I don't know if this is true for all Pine lumber, but Southern Yellow Pine (and all woods with a notable yellow or reddish colour like cedar, redwood, red oak yellow pine, etc.) are that way because they have a lot of "tannin" in them.
Tannin is brown in colour and is soluble in water. As a result, people who use a latex primer and/or latex paint over such woods will often find a brownish stain on the primer or piant. This is because the tannin in the wood will dissolve in the latex primer or piant and diffuse through the wet film thickness before the primer or paint dries.
In painting situations, the usual fix is to use an oil based primer to prime such woods first. Since tannin doesn't dissolve in mineral spirits, tannin won't discolour an oil based primer. However, I'm not sure how you would overcome this problem using a water based product, but I expect the are water based products or alcohol based clear coats that dry very rapidly that will allow you to establish a seal between the wood and any water based clear coat you apply.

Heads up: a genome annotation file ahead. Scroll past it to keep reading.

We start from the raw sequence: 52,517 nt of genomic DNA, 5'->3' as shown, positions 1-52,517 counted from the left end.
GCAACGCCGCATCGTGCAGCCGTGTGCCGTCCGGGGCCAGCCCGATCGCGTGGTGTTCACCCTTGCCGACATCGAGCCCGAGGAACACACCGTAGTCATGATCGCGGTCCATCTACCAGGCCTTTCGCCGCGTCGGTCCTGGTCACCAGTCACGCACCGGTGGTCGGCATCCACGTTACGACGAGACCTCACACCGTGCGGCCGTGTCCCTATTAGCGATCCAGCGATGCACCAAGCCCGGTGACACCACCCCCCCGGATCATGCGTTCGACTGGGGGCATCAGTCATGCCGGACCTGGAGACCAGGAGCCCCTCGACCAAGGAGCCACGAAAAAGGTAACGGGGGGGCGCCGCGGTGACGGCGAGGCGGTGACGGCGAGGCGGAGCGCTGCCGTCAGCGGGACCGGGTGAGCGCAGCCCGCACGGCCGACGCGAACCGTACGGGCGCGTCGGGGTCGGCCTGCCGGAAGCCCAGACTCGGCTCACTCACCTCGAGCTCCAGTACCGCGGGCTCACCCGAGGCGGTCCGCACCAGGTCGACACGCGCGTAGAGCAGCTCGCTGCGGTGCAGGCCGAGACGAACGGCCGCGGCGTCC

Water based coatings like the Diamond Finish that was mentioned don't yellow with age the way oil based coatings do. People often avoid using oil based coatings for that reason alone, but it's not always justified.
That's cuz yellowing of oil based coatings is generally misunderstood by most people. Yellowing only occurs where there is little to no direct or indirect sunlight present. Where you have direct or indirect sunlight, such as on a window sill, there will be no yellowing of oil based coatings because the sunlight will bleach the yellow out of the coating faster than it forms. Also, the yellowing of oil based coatings is completely reversible. Museums routinely expose old oil based paintings in their collection to indirect sunlight to bleach the yellowing out which occurs in storage. They do this before putting the paintings on display so that they painting will look the same as it was painted; without a yellowish tint to it. So, if you paint a chair with an oil based paint, and it yellows with age, you merely have to move the chair to a room with more natural sunlight, and in a few weeks the yellow discolouration will have vanished, and the chair will be the same colour it was when it was first painted.